3.1. Isolation of human capillary endothelial cells
The isolation of the needed capillary cells can be performed from the same small tissue biopsy (less than 1cm2) used to isolate the keratinocytes and the fibroblasts, that allows for the reconstitution of an autologous skin with a differentiated epithelium and a vascularized dermis.
The skin biopsy was cut into 0.5 cm2 pieces and transferred into a thermolysin solution (500µg/ml) in HEPES buffer (Germain et al., 1993) then incubated at 4oC overnight. The epidermis was gently peeled from the dermis with forceps and constantly agitated in a trypsin/EDTA (Valeant Canada Limited) solution for 15 min. The epidermal cells were centrifuged, and plated in the presence of irradiated 3T3 feeder layer cells as previously described (Moulin et al., 2000).
The capillaries were extruded by pressing the dermal layer and were plated on gelatin-coated tissue culture flasks with EGM-2 medium (Cambrex Bio Science Baltimore, Inc., Baltimore, MD). After 24h, the medium was replaced to eliminate non-adherent cells and the cells were cultured for one week. The cells were removed from the culture flask by trypsin/EDTA and processed with CD31 antibody-coupled magnetic bead (Dynabeads, Invitrogen) for 30 min, allowing for further purification of the cells (Richard et al., 1998). Immunostaining was performed to validate the presence of the von Willebrand factor, a specific marker of endothelial cells, in the whole population (Figure 7). After the extrusion of the capillaries, the dermis was incubated in a collagenase H (0.125U/ml) solution for 4-5 hours at 37°C then plated and cultured as in (Moulin et al., 2001).
3.2. Reconstruction of a tissue-engineered endothelialized skin
The self-assembly approach is a tissue engineering method based on the in vitro production of mesenchymal sheets devoid of biomaterial or exogenous matrix proteins that were previously described for the production of human skin and blood vessels (L'Heureux et al., 1998; Michel et al., 1999). Dermal fibroblasts are cultured on petri dishes with the fibroblast medium supplemented with ascorbic acid (50µg/ml). Cells secrete and remodel matrix that form a manipulable sheet after 4 weeks. Endothelial cells are then seeded on the sheet and cultured for an additional week in EGM-2 medium with ascorbic acid. Two of these sheets are then superimposed to form an endothelialized tissue-engineered dermal substitute. Subsequently, keratinocytes can then be added onto the dermis to form an epidermis after differentiation at the air-liquid interface (Rochon et al., 2010) (Figure 8).
We have evaluated the formation of the capillary structure with time after endothelial cell seeding on dermal sheets and we observed an increase of capillary like structure over time. The formation was evaluated using CD31, a protein that localizes to junctions between endothelial cells. The formation of capillary-like structures reached a maximum at 21 days and remained stable until at least day 28 (Figures 9 and 10).
This endothelialized tissue-engineered skin has been grafted onto mice. Complete re-vascularization of non-vascularized skin substitutes usually takes 14 days. Authors have demonstrate that endothelial network inosculates with the host’s own vascular system within 4 days allowing to a quick revascularization of the tissue (Gibot et al., 2010). Furthermore, an active invasion of the dermis by the sprouting of host capillaries from the wound bed has been detected. The authors conclude that the microvascular network constructed in vitro is an interesting method to quickly vascularize a thick tissue. This finding will facilitate the graft take of thick engineered-tissues that, currently, die due to a lack of oxygen and nutriments.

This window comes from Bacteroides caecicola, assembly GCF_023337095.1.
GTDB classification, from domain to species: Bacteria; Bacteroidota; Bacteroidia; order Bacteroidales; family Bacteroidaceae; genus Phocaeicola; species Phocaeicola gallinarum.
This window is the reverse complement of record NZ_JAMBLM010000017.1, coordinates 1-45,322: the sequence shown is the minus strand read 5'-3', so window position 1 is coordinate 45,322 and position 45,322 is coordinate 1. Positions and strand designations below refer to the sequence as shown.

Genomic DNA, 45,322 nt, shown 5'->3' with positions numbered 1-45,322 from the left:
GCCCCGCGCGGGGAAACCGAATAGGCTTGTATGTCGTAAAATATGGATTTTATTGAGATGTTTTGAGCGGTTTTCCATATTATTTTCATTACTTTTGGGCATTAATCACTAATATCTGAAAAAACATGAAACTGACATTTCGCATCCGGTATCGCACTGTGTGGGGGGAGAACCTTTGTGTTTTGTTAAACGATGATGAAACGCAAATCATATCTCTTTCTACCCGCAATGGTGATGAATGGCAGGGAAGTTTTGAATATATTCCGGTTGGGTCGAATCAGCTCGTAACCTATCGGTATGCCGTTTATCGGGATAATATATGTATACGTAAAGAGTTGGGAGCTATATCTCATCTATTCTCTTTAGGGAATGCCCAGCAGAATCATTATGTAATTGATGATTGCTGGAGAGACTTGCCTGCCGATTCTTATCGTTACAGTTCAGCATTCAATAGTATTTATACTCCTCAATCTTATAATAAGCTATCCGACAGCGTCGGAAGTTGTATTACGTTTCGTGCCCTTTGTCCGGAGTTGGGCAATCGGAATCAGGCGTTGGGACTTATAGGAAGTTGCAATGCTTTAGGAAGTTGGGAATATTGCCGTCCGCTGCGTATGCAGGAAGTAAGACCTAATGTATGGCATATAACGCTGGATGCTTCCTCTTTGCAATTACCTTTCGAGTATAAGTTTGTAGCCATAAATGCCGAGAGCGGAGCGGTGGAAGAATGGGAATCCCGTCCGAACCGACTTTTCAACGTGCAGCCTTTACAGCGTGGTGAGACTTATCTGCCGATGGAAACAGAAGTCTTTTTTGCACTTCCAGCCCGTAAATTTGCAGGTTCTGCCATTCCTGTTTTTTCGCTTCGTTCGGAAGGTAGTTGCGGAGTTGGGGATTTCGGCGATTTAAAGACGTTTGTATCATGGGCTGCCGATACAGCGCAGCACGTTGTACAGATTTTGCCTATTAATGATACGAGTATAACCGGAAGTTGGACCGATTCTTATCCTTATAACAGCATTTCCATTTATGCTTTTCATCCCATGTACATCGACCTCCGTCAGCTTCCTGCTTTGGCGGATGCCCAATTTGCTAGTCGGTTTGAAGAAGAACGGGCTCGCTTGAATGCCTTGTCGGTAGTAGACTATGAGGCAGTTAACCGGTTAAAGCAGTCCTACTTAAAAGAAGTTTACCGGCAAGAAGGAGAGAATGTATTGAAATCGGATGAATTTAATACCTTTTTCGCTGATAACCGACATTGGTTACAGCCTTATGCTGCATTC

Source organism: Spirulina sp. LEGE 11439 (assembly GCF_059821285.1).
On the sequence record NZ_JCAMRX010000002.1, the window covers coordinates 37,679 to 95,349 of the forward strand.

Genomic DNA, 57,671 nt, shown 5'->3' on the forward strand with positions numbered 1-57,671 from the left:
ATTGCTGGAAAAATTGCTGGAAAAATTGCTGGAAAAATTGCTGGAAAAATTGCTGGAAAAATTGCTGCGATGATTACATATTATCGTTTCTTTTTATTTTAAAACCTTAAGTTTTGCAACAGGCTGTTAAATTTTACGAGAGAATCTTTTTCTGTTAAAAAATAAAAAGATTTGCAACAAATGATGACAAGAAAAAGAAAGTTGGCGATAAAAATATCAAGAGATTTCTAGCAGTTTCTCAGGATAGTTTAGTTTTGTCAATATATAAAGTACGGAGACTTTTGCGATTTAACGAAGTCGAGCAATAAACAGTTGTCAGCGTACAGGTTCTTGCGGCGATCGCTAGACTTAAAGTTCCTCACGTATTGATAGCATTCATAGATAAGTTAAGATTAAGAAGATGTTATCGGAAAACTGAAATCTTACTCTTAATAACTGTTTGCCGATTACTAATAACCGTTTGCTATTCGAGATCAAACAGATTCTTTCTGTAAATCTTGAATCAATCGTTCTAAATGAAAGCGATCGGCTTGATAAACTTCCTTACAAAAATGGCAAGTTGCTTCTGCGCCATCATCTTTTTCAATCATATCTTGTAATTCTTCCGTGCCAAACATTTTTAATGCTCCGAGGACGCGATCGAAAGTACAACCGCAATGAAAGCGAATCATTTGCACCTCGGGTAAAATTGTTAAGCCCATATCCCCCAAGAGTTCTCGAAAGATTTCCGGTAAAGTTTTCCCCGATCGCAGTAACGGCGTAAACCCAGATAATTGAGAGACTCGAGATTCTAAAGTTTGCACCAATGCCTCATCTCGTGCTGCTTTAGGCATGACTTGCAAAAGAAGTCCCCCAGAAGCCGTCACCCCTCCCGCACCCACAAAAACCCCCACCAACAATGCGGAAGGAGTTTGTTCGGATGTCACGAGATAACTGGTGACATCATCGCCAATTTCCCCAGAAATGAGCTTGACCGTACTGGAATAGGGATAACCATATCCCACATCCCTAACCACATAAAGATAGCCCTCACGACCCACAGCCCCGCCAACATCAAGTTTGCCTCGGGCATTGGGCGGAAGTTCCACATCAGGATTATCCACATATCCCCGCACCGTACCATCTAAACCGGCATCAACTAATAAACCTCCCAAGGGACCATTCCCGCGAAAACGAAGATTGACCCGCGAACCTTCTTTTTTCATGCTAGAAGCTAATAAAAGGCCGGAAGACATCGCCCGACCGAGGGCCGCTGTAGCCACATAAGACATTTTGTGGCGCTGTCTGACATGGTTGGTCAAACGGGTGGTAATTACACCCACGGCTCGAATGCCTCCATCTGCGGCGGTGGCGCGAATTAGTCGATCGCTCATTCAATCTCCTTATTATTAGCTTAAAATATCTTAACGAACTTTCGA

4. Other possible improvements
The skin is a complex organ that cannot be pared down to a bilayer tissue comprised simply of an epidermis and a dermis. The third part of the skin, the hypodermis, is often ignored; however, it is crucial in controlling the temperature and nutriment storage, as well as secreting important hormones such as leptin that are important during healing (Frank et al., 2000). The addition of this skin moiety to a tissue-engineered reconstructed skin should increase the functions of the grafted skin. Researchers can now reconstruct an autologous hypodermis using human adipose-derived stem/stromal cells and incorporate it to a reconstructed skin (Trottier et al., 2008).
The absence of sebaceous and sweat glands in the reconstructed tissue is a recurrent problem for patients with large burn areas that have been grafted with tissue-engineered skin. This absence induces important thermoregulation problems and causes a dry skin that needs to be constantly moisturized. The addition of these glands to a tissue-engineered skin is not trivial but recent results offer promise (Huang et al., 2010).
Hair follicle regeneration was thought to be impossible during adult life. Wound stimulus and wnt pathway activation have been recently shown to trigger de novo hair follicle formation from epidermal stem cells (Ito et al., 2007). This observation suggests that tissue-engineered skin with normal hair follicles is plausible.
If added, these complex skin structures can improve the functionality of the tissue. Furthermore, several other cell populations have also been added such as melanocytes, improving UV protection of the skin (Scuderi et al., 2008); Langerhans and dendritic cells, immunological cells present in the skin (Bechetoille et al., 2007) or nerves to improve skin sensation (Blais et al., 2009). These additions, if possible in laboratories for experiments, have now to be added in tissue-engineered skin for routine use as human skin replacement on patient.
The possibilities of the tissue engineering method are wide and an increase in the functionality of the grafted tissues will enhance their use. The skin has been the first tissue to be reconstructed and used in clinics to cure patients including large burn victims and for ulcer therapy. Techniques that have been developed for the skin reconstitution are currently used to reconstitute other tissues with more complex structures. However, numerous improvements are needed before obtaining an identical tissue.